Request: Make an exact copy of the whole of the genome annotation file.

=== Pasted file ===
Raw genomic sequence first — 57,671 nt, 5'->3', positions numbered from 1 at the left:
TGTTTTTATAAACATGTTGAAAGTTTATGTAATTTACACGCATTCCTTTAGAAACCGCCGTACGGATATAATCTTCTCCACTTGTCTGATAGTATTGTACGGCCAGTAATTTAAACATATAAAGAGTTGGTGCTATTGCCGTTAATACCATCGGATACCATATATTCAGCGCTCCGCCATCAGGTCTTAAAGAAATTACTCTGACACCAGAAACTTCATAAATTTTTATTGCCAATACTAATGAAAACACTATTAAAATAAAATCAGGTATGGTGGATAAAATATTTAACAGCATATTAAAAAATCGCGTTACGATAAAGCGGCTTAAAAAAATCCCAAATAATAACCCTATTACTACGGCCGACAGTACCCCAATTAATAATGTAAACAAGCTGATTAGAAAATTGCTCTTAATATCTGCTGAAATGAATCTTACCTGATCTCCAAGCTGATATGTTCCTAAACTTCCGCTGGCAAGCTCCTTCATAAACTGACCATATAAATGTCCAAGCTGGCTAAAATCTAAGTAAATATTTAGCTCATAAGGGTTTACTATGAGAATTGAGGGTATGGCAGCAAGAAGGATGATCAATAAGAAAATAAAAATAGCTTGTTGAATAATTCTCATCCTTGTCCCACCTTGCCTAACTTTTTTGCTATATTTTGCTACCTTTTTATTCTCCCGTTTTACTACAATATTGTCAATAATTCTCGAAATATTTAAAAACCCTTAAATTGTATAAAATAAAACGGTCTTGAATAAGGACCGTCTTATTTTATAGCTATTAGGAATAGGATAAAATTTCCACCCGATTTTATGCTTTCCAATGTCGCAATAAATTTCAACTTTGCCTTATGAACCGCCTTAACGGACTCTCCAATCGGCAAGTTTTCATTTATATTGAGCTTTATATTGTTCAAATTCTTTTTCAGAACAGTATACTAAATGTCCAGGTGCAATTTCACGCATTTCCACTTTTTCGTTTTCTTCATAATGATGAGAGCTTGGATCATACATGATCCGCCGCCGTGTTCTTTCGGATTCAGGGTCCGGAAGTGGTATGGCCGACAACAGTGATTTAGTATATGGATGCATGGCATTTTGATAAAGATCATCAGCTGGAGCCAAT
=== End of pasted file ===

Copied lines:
Raw genomic sequence first — 57,671 nt, 5'->3', positions numbered from 1 at the left:
TGTTTTTATAAACATGTTGAAAGTTTATGTAATTTACACGCATTCCTTTAGAAACCGCCGTACGGATATAATCTTCTCCACTTGTCTGATAGTATTGTACGGCCAGTAATTTAAACATATAAAGAGTTGGTGCTATTGCCGTTAATACCATCGGATACCATATATTCAGCGCTCCGCCATCAGGTCTTAAAGAAATTACTCTGACACCAGAAACTTCATAAATTTTTATTGCCAATACTAATGAAAACACTATTAAAATAAAATCAGGTATGGTGGATAAAATATTTAACAGCATATTAAAAAATCGCGTTACGATAAAGCGGCTTAAAAAAATCCCAAATAATAACCCTATTACTACGGCCGACAGTACCCCAATTAATAATGTAAACAAGCTGATTAGAAAATTGCTCTTAATATCTGCTGAAATGAATCTTACCTGATCTCCAAGCTGATATGTTCCTAAACTTCCGCTGGCAAGCTCCTTCATAAACTGACCATATAAATGTCCAAGCTGGCTAAAATCTAAGTAAATATTTAGCTCATAAGGGTTTACTATGAGAATTGAGGGTATGGCAGCAAGAAGGATGATCAATAAGAAAATAAAAATAGCTTGTTGAATAATTCTCATCCTTGTCCCACCTTGCCTAACTTTTTTGCTATATTTTGCTACCTTTTTATTCTCCCGTTTTACTACAATATTGTCAATAATTCTCGAAATATTTAAAAACCCTTAAATTGTATAAAATAAAACGGTCTTGAATAAGGACCGTCTTATTTTATAGCTATTAGGAATAGGATAAAATTTCCACCCGATTTTATGCTTTCCAATGTCGCAATAAATTTCAACTTTGCCTTATGAACCGCCTTAACGGACTCTCCAATCGGCAAGTTTTCATTTATATTGAGCTTTATATTGTTCAAATTCTTTTTCAGAACAGTATACTAAATGTCCAGGTGCAATTTCACGCATTTCCACTTTTTCGTTTTCTTCATAATGATGAGAGCTTGGATCATACATGATCCGCCGCCGTGTTCTTTCGGATTCAGGGTCCGGAAGTGGTATGGCCGACAACAGTGATTTAGTATATGGATGCATGGCATTTTGATAAAGATCATCAGCTGGAGCCAAT